John W.


Edited 9/27/2004 10:29 pm ET by JohnW


Edited 9/27/2004 10:30 pm ET by JohnW

John White Shop Manager for FWW Magazine, 1998 to 2007

Jellyrug's picture

(post #97463, reply #11 of 18)

At first, did not want to jump into this discussion, but could not resist the temptation. So, decided to share my wealth of knowledge, to clear up all this confusion......


"Potential difference" has two meanings:


1.) 1 volt is the difference of potential between two points of a conducting wire, carrying a current of 1 ampere, when the power dissipated between these points is equal to 1 watt.


2.) The second definition of "Potential difference" is the difference of opinion, between a population of woodworkers, where there will always be high Potential, for differing opinions about the electrical sciences. This difference normally burns several watts of wasted energy.


Let's try and explain "Conductor", also with two definitions:


1.) The first is a fellow, who rides in a bus in England and stamps holes in your ticket. He is referred to as a "Conductor"


2.) The second is something, (normally a wire) which offers sufficient low resistance to conduct electrical current. One ohm is the resistance  between two points of a conductor when a constant difference of potential of 1 V, applied between these two points, produces in this conductor a current of 1 A, the conductor not being a source of any electromotive force.


The second point above, brings me to the last argument, or debate, about this electrical subject.


If you use a ground wire, which is not a conductor, and then you experience an earth, or ground fault, you as the human being will become the conductor. When this happens, two things can happen. 1st, you can end up standing in a puddle, with a warm comfortable feeling left in your pants. 2nd, your heart may just decide to give up and actually stop.


The next subject I wish to talk about is the capacitance of the human body, compared to an electrical wire, but more about that later.


Benjamin Franklin Jr.


Edited 9/28/2004 12:31 am ET by Jellyrug

BArnold's picture

(post #97463, reply #12 of 18)

"Neither the original posting or my comments said anything at all about deleting the ground wire."


Unfortunately, the original posts said nothing about a ground wire at all.  If one goes to the Leviton site referenced in another post, one will find a diagram for connecting two-wire circuits (no ground).  If one were to follow the original advice, connect the tool via two-wire cable and follow the diagram, one could get killed.  When giving advice to anyone, we must be careful to include all pertinent information with terminology such as 10/2 w/ground, not simply state 'all you need is two conductors'.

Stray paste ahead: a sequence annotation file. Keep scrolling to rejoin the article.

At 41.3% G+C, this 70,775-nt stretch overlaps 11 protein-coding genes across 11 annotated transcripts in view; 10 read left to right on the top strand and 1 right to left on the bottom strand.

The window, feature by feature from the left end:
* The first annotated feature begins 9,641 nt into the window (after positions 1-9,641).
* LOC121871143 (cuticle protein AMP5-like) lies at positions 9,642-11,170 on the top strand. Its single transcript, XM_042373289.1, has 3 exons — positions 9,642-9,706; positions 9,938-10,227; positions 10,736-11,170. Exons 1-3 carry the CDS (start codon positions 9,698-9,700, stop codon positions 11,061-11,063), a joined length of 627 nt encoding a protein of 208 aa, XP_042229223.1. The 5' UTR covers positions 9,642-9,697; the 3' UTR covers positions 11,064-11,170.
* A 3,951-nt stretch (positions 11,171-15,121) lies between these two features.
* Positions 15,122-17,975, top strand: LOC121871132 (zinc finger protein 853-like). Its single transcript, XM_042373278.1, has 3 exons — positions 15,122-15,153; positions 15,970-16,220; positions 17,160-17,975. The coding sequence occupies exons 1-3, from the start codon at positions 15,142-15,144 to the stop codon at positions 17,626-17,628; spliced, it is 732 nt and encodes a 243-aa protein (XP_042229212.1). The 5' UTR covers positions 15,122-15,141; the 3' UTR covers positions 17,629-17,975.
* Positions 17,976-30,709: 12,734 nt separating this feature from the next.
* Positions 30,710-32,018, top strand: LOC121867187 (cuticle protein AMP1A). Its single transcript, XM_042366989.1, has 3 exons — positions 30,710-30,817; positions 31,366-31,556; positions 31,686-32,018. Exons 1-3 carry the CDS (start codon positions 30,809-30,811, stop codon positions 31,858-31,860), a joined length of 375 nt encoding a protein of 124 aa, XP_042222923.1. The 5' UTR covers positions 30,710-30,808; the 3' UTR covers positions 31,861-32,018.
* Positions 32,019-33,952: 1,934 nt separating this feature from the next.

As to the terminology regarding the use of the word 'conductor', one can assume that if the ground 'wire' doesn't 'conduct' the potential of the ground buss to the attached tool then that tool is not safe.  Also, one cannot assume that the potential of the shop ground buss is truly at 'earth ground'.  I've worked in communication facilities where we had to install 'halo' ground busses and tie them to a grounding grid buried in the soil outside the building to achieve a true earth ground at all points for safety.


Regards,



Bill Arnold - Custom Woodcrafting


Food for Thought: The Ark was built by amateurs; the Titanic by professionals.



Edited 9/28/2004 7:15 am ET by BArnold

Bill Arnold


Food for Thought: The Ark was built by amateurs; the Titanic by professionals.

BArnold's picture

(post #97463, reply #13 of 18)

More on the term 'conductor':


Check this link: http://www.amercable.com/glossary.asp


Exerpts from the link:


Ground - A conducting connection, intentional or accidental, between an electric circuit or equipment and the earth or some conducting body serving in place of the earth.


Grounding Conductor - A conductor used to connect equipment or the grounded circuit of a wiring system to a grounding electrode or electrodes; usually colored green.


Exerpts from: http://www.multicable.com/glossaryg.asp


Conductor. An uninsulated wire suitable for carrying electrical current.


Ground. A conducting connection between an electrical circuit and the earth or other large conducting body to serve as an earth thus making a complete electrical circuit.


Regards,


Bill Arnold - Custom Woodcrafting


Food for Thought: The Ark was built by amateurs; the Titanic by professionals.


Bill Arnold


Food for Thought: The Ark was built by amateurs; the Titanic by professionals.

TKanzler's picture

(post #97463, reply #14 of 18)

If it matters to anyone, the NEC is filled with references to "grounding conductor" (ground wire or other equipment or building ground component), "grounded conductor" (the neutral in single-phase systems, but present in loads of three-phase systems also), "current-carrying conductor" (which may or may not be grounded, but carries current in normal use, i.e. hots and neutrals, but not "grounding conductors"), along with "equipment bonding jumpers" (NEC Art. 90 definition "The connection between two or more portions of the equipment grounding conductor."), and so on.  "Grounding conductors" only carry fault current, generally, and need to carry enough current long enough to trip the overcurrent, short-circuit, or ground-fault (they're not always the same thing) protection device and clear the fault.